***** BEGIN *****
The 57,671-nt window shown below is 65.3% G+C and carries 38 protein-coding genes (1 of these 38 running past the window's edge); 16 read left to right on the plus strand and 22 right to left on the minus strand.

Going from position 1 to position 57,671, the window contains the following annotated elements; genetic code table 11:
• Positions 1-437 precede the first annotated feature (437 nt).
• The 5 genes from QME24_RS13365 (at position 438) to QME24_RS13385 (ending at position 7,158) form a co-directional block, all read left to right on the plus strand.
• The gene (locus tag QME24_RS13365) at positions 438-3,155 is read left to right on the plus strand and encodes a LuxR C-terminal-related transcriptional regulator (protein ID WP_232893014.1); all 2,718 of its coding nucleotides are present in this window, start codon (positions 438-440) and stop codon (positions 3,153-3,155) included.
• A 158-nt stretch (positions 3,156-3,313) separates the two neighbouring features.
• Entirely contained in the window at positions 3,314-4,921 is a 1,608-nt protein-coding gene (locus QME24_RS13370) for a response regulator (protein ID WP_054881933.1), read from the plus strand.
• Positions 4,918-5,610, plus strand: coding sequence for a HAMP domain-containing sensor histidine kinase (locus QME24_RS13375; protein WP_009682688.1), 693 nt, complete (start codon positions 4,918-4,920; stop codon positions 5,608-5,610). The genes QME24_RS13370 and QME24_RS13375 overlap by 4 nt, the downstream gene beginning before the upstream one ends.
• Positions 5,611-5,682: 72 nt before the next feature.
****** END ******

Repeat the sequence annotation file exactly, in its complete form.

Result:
The 57,671-nt window shown below is 65.3% G+C and carries 38 protein-coding genes (1 of these 38 running past the window's edge); 16 read left to right on the plus strand and 22 right to left on the minus strand.

Going from position 1 to position 57,671, the window contains the following annotated elements; genetic code table 11:
• Positions 1-437 precede the first annotated feature (437 nt).
• The 5 genes from QME24_RS13365 (at position 438) to QME24_RS13385 (ending at position 7,158) form a co-directional block, all read left to right on the plus strand.
• The gene (locus tag QME24_RS13365) at positions 438-3,155 is read left to right on the plus strand and encodes a LuxR C-terminal-related transcriptional regulator (protein ID WP_232893014.1); all 2,718 of its coding nucleotides are present in this window, start codon (positions 438-440) and stop codon (positions 3,153-3,155) included.
• A 158-nt stretch (positions 3,156-3,313) separates the two neighbouring features.
• Entirely contained in the window at positions 3,314-4,921 is a 1,608-nt protein-coding gene (locus QME24_RS13370) for a response regulator (protein ID WP_054881933.1), read from the plus strand.
• Positions 4,918-5,610, plus strand: coding sequence for a HAMP domain-containing sensor histidine kinase (locus QME24_RS13375; protein WP_009682688.1), 693 nt, complete (start codon positions 4,918-4,920; stop codon positions 5,608-5,610). The genes QME24_RS13370 and QME24_RS13375 overlap by 4 nt, the downstream gene beginning before the upstream one ends.
• Positions 5,611-5,682: 72 nt before the next feature.